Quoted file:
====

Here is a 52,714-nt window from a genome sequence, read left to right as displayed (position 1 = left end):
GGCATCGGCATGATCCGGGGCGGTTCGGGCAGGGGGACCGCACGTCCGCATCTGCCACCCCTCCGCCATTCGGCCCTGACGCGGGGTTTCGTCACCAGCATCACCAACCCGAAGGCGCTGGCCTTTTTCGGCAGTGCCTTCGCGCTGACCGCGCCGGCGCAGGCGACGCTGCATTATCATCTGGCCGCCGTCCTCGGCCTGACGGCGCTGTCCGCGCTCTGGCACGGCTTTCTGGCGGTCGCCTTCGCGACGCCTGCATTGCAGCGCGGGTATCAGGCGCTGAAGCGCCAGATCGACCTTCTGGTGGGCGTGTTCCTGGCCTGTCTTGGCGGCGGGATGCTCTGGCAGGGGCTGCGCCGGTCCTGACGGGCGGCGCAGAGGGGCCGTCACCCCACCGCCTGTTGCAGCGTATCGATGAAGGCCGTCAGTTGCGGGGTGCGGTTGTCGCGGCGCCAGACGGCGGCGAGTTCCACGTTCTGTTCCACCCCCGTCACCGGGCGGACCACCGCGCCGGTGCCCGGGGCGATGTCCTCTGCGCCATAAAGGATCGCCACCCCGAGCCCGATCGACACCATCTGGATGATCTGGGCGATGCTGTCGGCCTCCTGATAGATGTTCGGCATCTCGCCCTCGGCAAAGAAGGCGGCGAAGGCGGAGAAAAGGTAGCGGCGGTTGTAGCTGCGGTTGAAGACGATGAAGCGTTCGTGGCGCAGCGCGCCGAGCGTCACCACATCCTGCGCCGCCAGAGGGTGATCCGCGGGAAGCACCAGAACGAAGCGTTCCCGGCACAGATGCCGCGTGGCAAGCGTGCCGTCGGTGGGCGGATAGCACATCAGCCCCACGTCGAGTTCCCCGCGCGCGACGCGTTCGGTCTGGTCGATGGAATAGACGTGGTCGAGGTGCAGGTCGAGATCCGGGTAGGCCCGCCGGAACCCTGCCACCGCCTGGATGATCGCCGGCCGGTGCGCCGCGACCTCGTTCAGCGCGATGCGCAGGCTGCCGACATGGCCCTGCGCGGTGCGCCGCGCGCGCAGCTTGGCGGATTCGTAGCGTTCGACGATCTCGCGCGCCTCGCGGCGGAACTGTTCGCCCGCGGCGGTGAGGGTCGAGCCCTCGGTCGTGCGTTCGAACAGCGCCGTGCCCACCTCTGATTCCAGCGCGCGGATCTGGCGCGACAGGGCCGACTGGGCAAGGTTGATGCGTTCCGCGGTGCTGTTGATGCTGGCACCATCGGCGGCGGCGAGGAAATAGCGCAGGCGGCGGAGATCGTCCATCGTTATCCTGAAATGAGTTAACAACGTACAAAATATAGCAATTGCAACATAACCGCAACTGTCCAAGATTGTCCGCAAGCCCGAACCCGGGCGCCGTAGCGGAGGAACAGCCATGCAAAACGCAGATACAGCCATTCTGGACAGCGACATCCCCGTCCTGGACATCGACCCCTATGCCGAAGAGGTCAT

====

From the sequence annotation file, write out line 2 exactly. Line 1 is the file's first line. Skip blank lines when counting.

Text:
GGCATCGGCATGATCCGGGGCGGTTCGGGCAGGGGGACCGCACGTCCGCATCTGCCACCCCTCCGCCATTCGGCCCTGACGCGGGGTTTCGTCACCAGCATCACCAACCCGAAGGCGCTGGCCTTTTTCGGCAGTGCCTTCGCGCTGACCGCGCCGGCGCAGGCGACGCTGCATTATCATCTGGCCGCCGTCCTCGGCCTGACGGCGCTGTCCGCGCTCTGGCACGGCTTTCTGGCGGTCGCCTTCGCGACGCCTGCATTGCAGCGCGGGTATCAGGCGCTGAAGCGCCAGATCGACCTTCTGGTGGGCGTGTTCCTGGCCTGTCTTGGCGGCGGGATGCTCTGGCAGGGGCTGCGCCGGTCCTGACGGGCGGCGCAGAGGGGCCGTCACCCCACCGCCTGTTGCAGCGTATCGATGAAGGCCGTCAGTTGCGGGGTGCGGTTGTCGCGGCGCCAGACGGCGGCGAGTTCCACGTTCTGTTCCACCCCCGTCACCGGGCGGACCACCGCGCCGGTGCCCGGGGCGATGTCCTCTGCGCCATAAAGGATCGCCACCCCGAGCCCGATCGACACCATCTGGATGATCTGGGCGATGCTGTCGGCCTCCTGATAGATGTTCGGCATCTCGCCCTCGGCAAAGAAGGCGGCGAAGGCGGAGAAAAGGTAGCGGCGGTTGTAGCTGCGGTTGAAGACGATGAAGCGTTCGTGGCGCAGCGCGCCGAGCGTCACCACATCCTGCGCCGCCAGAGGGTGATCCGCGGGAAGCACCAGAACGAAGCGTTCCCGGCACAGATGCCGCGTGGCAAGCGTGCCGTCGGTGGGCGGATAGCACATCAGCCCCACGTCGAGTTCCCCGCGCGCGACGCGTTCGGTCTGGTCGATGGAATAGACGTGGTCGAGGTGCAGGTCGAGATCCGGGTAGGCCCGCCGGAACCCTGCCACCGCCTGGATGATCGCCGGCCGGTGCGCCGCGACCTCGTTCAGCGCGATGCGCAGGCTGCCGACATGGCCCTGCGCGGTGCGCCGCGCGCGCAGCTTGGCGGATTCGTAGCGTTCGACGATCTCGCGCGCCTCGCGGCGGAACTGTTCGCCCGCGGCGGTGAGGGTCGAGCCCTCGGTCGTGCGTTCGAACAGCGCCGTGCCCACCTCTGATTCCAGCGCGCGGATCTGGCGCGACAGGGCCGACTGGGCAAGGTTGATGCGTTCCGCGGTGCTGTTGATGCTGGCACCATCGGCGGCGGCGAGGAAATAGCGCAGGCGGCGGAGATCGTCCATCGTTATCCTGAAATGAGTTAACAACGTACAAAATATAGCAATTGCAACATAACCGCAACTGTCCAAGATTGTCCGCAAGCCCGAACCCGGGCGCCGTAGCGGAGGAACAGCCATGCAAAACGCAGATACAGCCATTCTGGACAGCGACATCCCCGTCCTGGACATCGACCCCTATGCCGAAGAGGTCAT